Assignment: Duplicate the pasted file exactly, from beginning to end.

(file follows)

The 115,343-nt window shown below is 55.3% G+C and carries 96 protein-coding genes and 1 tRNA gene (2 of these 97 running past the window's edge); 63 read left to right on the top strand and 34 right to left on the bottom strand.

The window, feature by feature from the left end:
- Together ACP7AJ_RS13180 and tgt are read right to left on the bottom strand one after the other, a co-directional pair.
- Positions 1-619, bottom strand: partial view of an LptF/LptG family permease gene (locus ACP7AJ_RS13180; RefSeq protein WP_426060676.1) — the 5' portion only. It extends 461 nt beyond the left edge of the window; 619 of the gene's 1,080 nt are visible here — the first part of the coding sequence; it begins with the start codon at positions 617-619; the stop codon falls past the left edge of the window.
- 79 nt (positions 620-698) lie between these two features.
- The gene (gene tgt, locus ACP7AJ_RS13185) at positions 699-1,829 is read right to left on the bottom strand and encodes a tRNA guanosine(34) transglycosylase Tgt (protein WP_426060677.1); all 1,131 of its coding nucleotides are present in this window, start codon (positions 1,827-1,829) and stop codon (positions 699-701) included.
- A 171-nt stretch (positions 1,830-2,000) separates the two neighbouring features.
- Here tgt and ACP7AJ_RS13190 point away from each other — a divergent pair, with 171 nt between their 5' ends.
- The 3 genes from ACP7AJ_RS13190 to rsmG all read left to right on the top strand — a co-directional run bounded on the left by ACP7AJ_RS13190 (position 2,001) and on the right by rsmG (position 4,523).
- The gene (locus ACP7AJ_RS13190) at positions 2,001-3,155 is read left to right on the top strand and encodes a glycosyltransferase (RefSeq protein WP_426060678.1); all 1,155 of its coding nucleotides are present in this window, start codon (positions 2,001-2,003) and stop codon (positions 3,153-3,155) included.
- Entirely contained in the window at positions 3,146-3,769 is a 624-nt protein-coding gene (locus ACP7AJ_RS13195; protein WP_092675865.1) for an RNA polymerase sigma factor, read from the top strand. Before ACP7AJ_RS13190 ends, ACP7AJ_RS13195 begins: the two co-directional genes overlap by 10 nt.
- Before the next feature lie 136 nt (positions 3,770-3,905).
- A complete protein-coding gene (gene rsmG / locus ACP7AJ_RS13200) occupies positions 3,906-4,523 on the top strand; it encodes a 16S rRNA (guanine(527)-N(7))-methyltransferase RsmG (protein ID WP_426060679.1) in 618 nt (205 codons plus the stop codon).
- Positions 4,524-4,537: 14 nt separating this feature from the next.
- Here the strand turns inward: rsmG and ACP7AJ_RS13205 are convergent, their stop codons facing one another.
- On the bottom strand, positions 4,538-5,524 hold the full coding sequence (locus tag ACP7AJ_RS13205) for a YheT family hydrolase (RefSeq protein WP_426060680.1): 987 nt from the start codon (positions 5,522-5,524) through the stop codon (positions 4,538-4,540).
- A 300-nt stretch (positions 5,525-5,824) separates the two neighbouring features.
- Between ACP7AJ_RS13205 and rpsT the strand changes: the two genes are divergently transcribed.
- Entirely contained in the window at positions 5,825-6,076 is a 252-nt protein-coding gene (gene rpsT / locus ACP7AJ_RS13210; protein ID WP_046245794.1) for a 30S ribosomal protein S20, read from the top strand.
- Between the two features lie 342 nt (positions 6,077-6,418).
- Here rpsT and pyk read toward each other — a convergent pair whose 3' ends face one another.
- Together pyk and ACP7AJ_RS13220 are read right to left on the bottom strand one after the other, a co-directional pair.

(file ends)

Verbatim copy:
The 115,343-nt window shown below is 55.3% G+C and carries 96 protein-coding genes and 1 tRNA gene (2 of these 97 running past the window's edge); 63 read left to right on the top strand and 34 right to left on the bottom strand.

The window, feature by feature from the left end:
- Together ACP7AJ_RS13180 and tgt are read right to left on the bottom strand one after the other, a co-directional pair.
- Positions 1-619, bottom strand: partial view of an LptF/LptG family permease gene (locus ACP7AJ_RS13180; RefSeq protein WP_426060676.1) — the 5' portion only. It extends 461 nt beyond the left edge of the window; 619 of the gene's 1,080 nt are visible here — the first part of the coding sequence; it begins with the start codon at positions 617-619; the stop codon falls past the left edge of the window.
- 79 nt (positions 620-698) lie between these two features.
- The gene (gene tgt, locus ACP7AJ_RS13185) at positions 699-1,829 is read right to left on the bottom strand and encodes a tRNA guanosine(34) transglycosylase Tgt (protein WP_426060677.1); all 1,131 of its coding nucleotides are present in this window, start codon (positions 1,827-1,829) and stop codon (positions 699-701) included.
- A 171-nt stretch (positions 1,830-2,000) separates the two neighbouring features.
- Here tgt and ACP7AJ_RS13190 point away from each other — a divergent pair, with 171 nt between their 5' ends.
- The 3 genes from ACP7AJ_RS13190 to rsmG all read left to right on the top strand — a co-directional run bounded on the left by ACP7AJ_RS13190 (position 2,001) and on the right by rsmG (position 4,523).
- The gene (locus ACP7AJ_RS13190) at positions 2,001-3,155 is read left to right on the top strand and encodes a glycosyltransferase (RefSeq protein WP_426060678.1); all 1,155 of its coding nucleotides are present in this window, start codon (positions 2,001-2,003) and stop codon (positions 3,153-3,155) included.
- Entirely contained in the window at positions 3,146-3,769 is a 624-nt protein-coding gene (locus ACP7AJ_RS13195; protein WP_092675865.1) for an RNA polymerase sigma factor, read from the top strand. Before ACP7AJ_RS13190 ends, ACP7AJ_RS13195 begins: the two co-directional genes overlap by 10 nt.
- Before the next feature lie 136 nt (positions 3,770-3,905).
- A complete protein-coding gene (gene rsmG / locus ACP7AJ_RS13200) occupies positions 3,906-4,523 on the top strand; it encodes a 16S rRNA (guanine(527)-N(7))-methyltransferase RsmG (protein ID WP_426060679.1) in 618 nt (205 codons plus the stop codon).
- Positions 4,524-4,537: 14 nt separating this feature from the next.
- Here the strand turns inward: rsmG and ACP7AJ_RS13205 are convergent, their stop codons facing one another.
- On the bottom strand, positions 4,538-5,524 hold the full coding sequence (locus tag ACP7AJ_RS13205) for a YheT family hydrolase (RefSeq protein WP_426060680.1): 987 nt from the start codon (positions 5,522-5,524) through the stop codon (positions 4,538-4,540).
- A 300-nt stretch (positions 5,525-5,824) separates the two neighbouring features.
- Between ACP7AJ_RS13205 and rpsT the strand changes: the two genes are divergently transcribed.
- Entirely contained in the window at positions 5,825-6,076 is a 252-nt protein-coding gene (gene rpsT / locus ACP7AJ_RS13210; protein ID WP_046245794.1) for a 30S ribosomal protein S20, read from the top strand.
- Between the two features lie 342 nt (positions 6,077-6,418).
- Here rpsT and pyk read toward each other — a convergent pair whose 3' ends face one another.
- Together pyk and ACP7AJ_RS13220 are read right to left on the bottom strand one after the other, a co-directional pair.